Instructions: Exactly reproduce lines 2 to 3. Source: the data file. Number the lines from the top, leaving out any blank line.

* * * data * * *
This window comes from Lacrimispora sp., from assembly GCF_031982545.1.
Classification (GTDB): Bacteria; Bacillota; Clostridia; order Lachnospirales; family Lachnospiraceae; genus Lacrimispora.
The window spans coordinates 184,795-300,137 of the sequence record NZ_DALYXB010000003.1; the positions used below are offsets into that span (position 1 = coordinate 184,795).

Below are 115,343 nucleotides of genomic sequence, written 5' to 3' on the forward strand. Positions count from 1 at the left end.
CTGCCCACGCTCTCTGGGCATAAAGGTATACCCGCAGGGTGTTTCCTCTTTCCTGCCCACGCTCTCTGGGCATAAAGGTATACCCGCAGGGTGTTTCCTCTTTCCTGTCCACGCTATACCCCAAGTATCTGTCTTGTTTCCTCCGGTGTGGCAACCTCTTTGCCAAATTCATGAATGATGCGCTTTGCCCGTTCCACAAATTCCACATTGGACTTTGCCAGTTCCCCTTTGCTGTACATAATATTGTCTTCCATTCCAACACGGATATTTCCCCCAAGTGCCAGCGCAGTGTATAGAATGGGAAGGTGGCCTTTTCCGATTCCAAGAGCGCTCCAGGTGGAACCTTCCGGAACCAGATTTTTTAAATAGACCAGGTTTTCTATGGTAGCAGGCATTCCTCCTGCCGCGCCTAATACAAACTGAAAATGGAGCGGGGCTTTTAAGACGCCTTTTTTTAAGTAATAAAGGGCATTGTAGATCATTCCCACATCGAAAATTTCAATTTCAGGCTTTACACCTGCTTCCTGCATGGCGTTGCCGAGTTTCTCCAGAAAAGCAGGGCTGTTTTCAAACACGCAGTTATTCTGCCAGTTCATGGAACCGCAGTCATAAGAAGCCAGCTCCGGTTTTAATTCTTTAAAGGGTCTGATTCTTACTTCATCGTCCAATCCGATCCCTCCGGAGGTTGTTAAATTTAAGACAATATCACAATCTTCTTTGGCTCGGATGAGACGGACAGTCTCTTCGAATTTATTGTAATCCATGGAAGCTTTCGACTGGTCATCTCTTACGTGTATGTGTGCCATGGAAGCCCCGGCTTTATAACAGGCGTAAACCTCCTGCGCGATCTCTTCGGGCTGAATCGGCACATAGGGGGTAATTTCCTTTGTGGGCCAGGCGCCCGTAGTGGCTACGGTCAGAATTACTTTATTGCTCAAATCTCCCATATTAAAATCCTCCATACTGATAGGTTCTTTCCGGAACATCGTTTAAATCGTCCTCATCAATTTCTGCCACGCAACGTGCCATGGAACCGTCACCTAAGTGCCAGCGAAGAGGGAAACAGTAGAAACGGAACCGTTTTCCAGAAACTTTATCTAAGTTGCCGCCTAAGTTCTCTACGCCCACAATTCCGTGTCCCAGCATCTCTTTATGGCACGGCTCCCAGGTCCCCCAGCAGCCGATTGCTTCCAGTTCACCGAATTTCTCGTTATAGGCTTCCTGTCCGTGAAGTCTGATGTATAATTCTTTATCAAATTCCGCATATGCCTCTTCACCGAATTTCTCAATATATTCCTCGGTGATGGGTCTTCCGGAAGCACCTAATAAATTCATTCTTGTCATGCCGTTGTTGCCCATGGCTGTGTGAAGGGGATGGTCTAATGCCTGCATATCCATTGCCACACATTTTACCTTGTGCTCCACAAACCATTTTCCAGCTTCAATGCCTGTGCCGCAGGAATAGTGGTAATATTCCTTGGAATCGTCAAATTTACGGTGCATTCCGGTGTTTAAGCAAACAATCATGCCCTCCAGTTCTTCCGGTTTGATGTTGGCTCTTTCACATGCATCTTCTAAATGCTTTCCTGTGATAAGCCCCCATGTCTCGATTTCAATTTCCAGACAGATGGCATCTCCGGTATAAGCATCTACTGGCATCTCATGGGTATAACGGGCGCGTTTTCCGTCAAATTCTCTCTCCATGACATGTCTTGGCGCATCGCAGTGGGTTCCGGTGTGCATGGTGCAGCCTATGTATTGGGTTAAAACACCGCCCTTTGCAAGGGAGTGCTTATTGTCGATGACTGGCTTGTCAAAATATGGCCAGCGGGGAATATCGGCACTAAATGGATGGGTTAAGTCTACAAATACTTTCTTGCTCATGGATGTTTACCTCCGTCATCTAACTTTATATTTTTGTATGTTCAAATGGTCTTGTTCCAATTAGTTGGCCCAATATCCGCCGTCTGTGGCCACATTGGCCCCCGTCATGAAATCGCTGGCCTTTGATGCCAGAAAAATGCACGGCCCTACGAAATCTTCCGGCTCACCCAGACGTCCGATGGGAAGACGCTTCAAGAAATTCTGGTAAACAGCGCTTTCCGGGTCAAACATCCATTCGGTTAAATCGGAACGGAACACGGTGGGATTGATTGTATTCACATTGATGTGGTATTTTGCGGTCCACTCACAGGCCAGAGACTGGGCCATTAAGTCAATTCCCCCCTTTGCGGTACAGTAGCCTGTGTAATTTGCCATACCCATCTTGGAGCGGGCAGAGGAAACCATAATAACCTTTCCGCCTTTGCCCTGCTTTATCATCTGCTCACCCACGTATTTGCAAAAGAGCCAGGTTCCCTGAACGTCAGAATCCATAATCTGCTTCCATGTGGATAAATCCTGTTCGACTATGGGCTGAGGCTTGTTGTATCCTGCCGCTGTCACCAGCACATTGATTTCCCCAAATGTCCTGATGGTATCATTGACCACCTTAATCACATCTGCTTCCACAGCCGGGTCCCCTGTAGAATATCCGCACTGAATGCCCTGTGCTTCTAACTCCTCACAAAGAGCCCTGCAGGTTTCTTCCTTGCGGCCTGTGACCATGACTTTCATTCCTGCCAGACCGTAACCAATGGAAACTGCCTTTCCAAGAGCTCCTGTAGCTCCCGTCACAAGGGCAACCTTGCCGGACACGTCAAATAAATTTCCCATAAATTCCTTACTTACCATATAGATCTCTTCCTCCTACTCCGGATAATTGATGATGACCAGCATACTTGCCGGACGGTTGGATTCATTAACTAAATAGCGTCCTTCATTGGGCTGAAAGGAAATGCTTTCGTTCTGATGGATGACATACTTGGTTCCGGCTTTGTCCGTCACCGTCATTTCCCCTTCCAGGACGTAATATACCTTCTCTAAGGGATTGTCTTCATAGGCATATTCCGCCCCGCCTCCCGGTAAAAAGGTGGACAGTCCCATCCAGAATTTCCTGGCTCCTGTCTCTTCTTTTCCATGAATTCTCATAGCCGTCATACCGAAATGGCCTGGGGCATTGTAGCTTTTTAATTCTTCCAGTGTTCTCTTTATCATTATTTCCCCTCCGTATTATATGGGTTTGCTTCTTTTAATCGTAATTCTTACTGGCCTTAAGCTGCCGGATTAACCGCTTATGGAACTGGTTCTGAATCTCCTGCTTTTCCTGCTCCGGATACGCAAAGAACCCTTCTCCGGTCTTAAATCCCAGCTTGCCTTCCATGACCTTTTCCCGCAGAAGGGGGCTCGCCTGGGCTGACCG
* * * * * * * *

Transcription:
Classification (GTDB): Bacteria; Bacillota; Clostridia; order Lachnospirales; family Lachnospiraceae; genus Lacrimispora.
The window spans coordinates 184,795-300,137 of the sequence record NZ_DALYXB010000003.1; the positions used below are offsets into that span (position 1 = coordinate 184,795).